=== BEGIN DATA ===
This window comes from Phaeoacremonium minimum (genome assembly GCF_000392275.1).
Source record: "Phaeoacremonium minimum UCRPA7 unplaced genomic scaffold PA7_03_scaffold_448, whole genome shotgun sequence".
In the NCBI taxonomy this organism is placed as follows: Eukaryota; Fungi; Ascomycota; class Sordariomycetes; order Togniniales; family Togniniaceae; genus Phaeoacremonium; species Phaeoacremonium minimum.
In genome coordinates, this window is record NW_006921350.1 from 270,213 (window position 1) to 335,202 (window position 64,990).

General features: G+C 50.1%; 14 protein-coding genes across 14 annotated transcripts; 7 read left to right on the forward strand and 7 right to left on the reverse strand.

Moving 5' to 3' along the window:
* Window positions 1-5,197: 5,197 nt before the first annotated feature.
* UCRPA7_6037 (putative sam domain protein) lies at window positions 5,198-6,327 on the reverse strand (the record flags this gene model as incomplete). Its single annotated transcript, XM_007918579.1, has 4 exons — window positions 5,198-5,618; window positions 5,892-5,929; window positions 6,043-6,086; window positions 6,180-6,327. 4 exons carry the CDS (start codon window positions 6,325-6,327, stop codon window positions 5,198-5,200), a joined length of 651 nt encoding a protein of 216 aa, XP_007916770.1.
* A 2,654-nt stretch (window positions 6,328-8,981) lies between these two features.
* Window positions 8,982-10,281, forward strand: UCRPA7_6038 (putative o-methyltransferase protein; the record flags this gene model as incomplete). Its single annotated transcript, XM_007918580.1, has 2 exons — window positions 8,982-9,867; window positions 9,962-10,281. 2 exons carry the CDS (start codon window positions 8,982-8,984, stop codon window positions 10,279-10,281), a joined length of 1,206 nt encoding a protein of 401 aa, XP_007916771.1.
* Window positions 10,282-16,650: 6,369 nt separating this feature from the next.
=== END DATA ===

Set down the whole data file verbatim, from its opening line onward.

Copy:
This window comes from Phaeoacremonium minimum (genome assembly GCF_000392275.1).
Source record: "Phaeoacremonium minimum UCRPA7 unplaced genomic scaffold PA7_03_scaffold_448, whole genome shotgun sequence".
In the NCBI taxonomy this organism is placed as follows: Eukaryota; Fungi; Ascomycota; class Sordariomycetes; order Togniniales; family Togniniaceae; genus Phaeoacremonium; species Phaeoacremonium minimum.
In genome coordinates, this window is record NW_006921350.1 from 270,213 (window position 1) to 335,202 (window position 64,990).

General features: G+C 50.1%; 14 protein-coding genes across 14 annotated transcripts; 7 read left to right on the forward strand and 7 right to left on the reverse strand.

Moving 5' to 3' along the window:
* Window positions 1-5,197: 5,197 nt before the first annotated feature.
* UCRPA7_6037 (putative sam domain protein) lies at window positions 5,198-6,327 on the reverse strand (the record flags this gene model as incomplete). Its single annotated transcript, XM_007918579.1, has 4 exons — window positions 5,198-5,618; window positions 5,892-5,929; window positions 6,043-6,086; window positions 6,180-6,327. 4 exons carry the CDS (start codon window positions 6,325-6,327, stop codon window positions 5,198-5,200), a joined length of 651 nt encoding a protein of 216 aa, XP_007916770.1.
* A 2,654-nt stretch (window positions 6,328-8,981) lies between these two features.
* Window positions 8,982-10,281, forward strand: UCRPA7_6038 (putative o-methyltransferase protein; the record flags this gene model as incomplete). Its single annotated transcript, XM_007918580.1, has 2 exons — window positions 8,982-9,867; window positions 9,962-10,281. 2 exons carry the CDS (start codon window positions 8,982-8,984, stop codon window positions 10,279-10,281), a joined length of 1,206 nt encoding a protein of 401 aa, XP_007916771.1.
* Window positions 10,282-16,650: 6,369 nt separating this feature from the next.